Mix together flour, sugar and baking soda in large bowl. Set aside.

Whisk 2 eggs in small bowl and set aside.

Melt and bring to a boil all other cake ingredients. (butter, shortening, cocoa, water, vanilla, baking soda, and buttermilk

Pour dry ingredients in the bowl over the melted ingredients and stir together, then add the 2 eggs and stir til combined.

Pour into greased and floured sheet cake pan. Bake at 400ยบ for 12-20 minutes (depending on the depth of your cake pan).

While cake is baking, bring butter, cocoa and milk to a boil. Turn heat down to low. Add powdered sugar and vanilla, beat til very smooth.

Pour onto hot cake, spread quickly and gently, let cool. Cut up and SERVE!

Strawberry Shortcake Skewers

by Karen in the Kitchen P hotos by Lilly Childers

Roll out one piece of refrigerated biscuit dough to about a 5 inch circle and cut into 1 1/2 inch circles. Each one should give you 7 circles.

Place the biscuit circles on parchment paper and brush with an egg wash and sprinkle each one with sugar. They are done when they’re a nice golden brown, about 10 minutes.

Now prepare the strawberries. First wash and dry all the berries. Cut the tops off. Then the small end. Then slice in half, giving you two strawberry circles.

I stacked them together and the kept each of the two pieces together, so it would look more uniform on one skewer.

Now just start layering with the biscuit, whipped cream and strawberries. Start and end with a biscuit. Easy peasy.

Love & Romance

Congratulations on

C l if &

n Your Engagement

& Jamie

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How To Watermark Instagram P hotos


So many people have asked me in the last few weeks how I include a watermark signature on my Instagram photos that I decided to write up a “How-to” of sorts to help you guys set it up for your own photos. First, why watermark? In December Facebook finalized its purchase of Instagram and released a new version of Instagram’s End User License Agreement, similar in wording to that of Facebook’s own, claiming all publicly posted Instgram photos as the “Intellectual Property” of Instagram... not the person who posted it! (it should also be noted that Instagram has since promised to reverse that portion of the agreement to leave ownership with the user) I heard (who knows if it’s true) that if you included your own watermark over your images, Instagram could not legally use them without your consent. Whether true or not, that sparked my search for a watermarking system I could use ON MY iPHONE! Because I am budget-conscious (read cheap) I wanted a free way of watermarking, so although this isn’t completely simple, it’s a one-time set-up process and then it works perfectly! Ready? Here we go! Note: I am using an iMac with Mac OS X 10.7.4 for this tutorial. If you’re computer has different specs, some of these instructions won’t be exact. Look around for something similar or post a comment with questions!

What You Need:

Desktop computer with Microsoft Word, Adobe Photoshop, or access to the Internet Email account accessible on both the desktop and your iPhone

1. Creating the Watermark Image Open Microsoft Word or similar program (Alternatively you could use a free online image editor such as Pixlr). Create a blank document. Add a text box and type whatever you want your watermark to say. For this example I used “Copyright Ashley Jackson.” Set the color of the text to 100% White. Set the background of the text box to 100% black. (The location of these settings will differ depending on your program, so I won’t attempt to give specific instructions. If you have problems, just leave me a comment and I’ll do my best to help sort it out!)

Once it’s set up the way you want, you need to save the file. If you’re using an image editor to create the watermark, just save the file as a JPG or PNG - see note below for further requirements! If you’re using Word or a similar program, capture the screen. On Mac you can simply push CMD - Shift - 3 at the same time and it will place a picture of the whole screen on your desktop. On Windows, the most common method is to push the PrtScn button on your keyboard and then paste that image into the program Paint and save it. You could also use Paint to create the image in the first place if you’re familiar enough with it.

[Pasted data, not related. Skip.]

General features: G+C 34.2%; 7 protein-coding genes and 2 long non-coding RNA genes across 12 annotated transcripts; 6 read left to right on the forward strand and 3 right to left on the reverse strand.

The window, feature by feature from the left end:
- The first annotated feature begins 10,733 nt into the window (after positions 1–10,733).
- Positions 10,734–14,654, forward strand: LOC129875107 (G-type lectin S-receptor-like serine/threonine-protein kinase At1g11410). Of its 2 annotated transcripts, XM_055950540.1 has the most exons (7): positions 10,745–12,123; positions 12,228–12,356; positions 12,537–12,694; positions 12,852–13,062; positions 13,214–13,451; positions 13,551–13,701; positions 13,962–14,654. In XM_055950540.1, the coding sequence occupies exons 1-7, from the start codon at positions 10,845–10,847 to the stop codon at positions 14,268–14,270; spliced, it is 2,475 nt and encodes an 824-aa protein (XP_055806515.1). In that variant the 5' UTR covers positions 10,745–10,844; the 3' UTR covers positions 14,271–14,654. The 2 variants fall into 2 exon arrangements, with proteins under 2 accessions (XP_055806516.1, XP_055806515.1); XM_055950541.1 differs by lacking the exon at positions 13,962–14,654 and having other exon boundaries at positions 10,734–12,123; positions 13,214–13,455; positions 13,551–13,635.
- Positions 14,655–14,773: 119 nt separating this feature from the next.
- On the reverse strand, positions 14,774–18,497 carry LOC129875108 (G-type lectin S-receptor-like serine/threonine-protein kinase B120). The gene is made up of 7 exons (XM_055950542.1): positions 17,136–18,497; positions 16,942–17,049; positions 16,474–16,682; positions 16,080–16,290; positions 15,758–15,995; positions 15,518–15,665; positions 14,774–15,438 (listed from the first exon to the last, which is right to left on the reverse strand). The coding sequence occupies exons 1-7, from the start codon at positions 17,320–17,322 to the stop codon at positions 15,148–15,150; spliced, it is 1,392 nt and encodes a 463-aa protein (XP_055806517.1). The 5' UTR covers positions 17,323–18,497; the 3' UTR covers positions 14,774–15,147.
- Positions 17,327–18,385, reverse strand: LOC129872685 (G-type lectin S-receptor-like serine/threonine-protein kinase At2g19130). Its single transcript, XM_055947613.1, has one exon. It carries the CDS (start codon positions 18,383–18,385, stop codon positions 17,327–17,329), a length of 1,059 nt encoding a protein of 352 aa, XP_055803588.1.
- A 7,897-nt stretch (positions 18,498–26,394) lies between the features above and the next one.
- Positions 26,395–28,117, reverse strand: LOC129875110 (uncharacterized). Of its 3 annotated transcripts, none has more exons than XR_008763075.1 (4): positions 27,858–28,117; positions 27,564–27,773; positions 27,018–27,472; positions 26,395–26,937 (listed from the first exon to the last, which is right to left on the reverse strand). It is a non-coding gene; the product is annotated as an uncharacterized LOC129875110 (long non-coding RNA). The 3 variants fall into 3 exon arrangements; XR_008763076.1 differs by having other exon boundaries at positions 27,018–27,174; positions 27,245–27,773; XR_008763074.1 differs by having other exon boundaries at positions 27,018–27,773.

IMPORTANT NOTE: In order for the iPhone app to be able to use your custom watermark image, it must meet a few requirements: It MUST have a solid black background. It MUST be in RGB color format. It MUST be a flattened image (no alpha / transparency channel)


2. Cropping the Watermark Image (optional)

If you performed a screen capture to save your file, you’ll need to use an image editing program such as Preview, Adobe Photoshop, Microsoft Paint, or Pixlr to open your screen capture and select the text from your watermark with just a little black space around the edges. Crop to that selection. Save the final file.

3. Transferring the Watermark Image to Your iP hone

Now open your preferred email program on your desktop and email the final watermark file to yourself. Switch to your iPhone and check your email. Click on the email to open it. Click on the name or preview of the attached watermark file to load it.

4. Save to Your iP hone

Touch and hold on top of the photo to bring up the Save menu and choose Save Image.

5. Get the App

Open the App Store and navigate to the search screen. Search for PhotoMarkr. Download the app. You may need to input your Apple ID password to complete the download.

6. Setup the app

6. Setup the app

Once downloaded, open the app and click the small gear icon in the bottom right corner. Change the default settings to the ones shown in the picture. Click the white copyright symbol to select your custom watermark image. Click Done.

Click the icon in the bottom left to select the your picture . Click the copyright symbol icon to place the watermark image. Use two fingers to resize, rotate and place your watermark. Adjust the transparency at the top. Then click to the disk icon to save.

DIY Monster Knee By:

You need • Scrap fabric • Fleece Line • White Felt • Black embroidery thread & needle • If necessary sewing machine Step 1: take a piece of fabric large enough to cover the hole, plus about 3 cm extra for the seams. Iron fusible web to the back. Cut a piece of felt in the shape of teeth, make sure you add 1 cm seam allowance at the top op the teeth. The width of the teeth should be the same as the width of the hole in your pants.

Step 2: sew the teeth to the piece of cotton at a few mm from the top of the fabric Step 3: pin the fabric with the teeth to the back of the hole and sew it in place by hand, using embroidery floss. Sew a straight stitch at about 5 mm from the hole Step 4: cut 2 little circles from felt and sew them above the teeth, these are the eyes of the monster. Your Monster Knee is now done!

Sage Magazine -- July Issue  
Sage Magazine -- July Issue  

July issue of Sage Magazine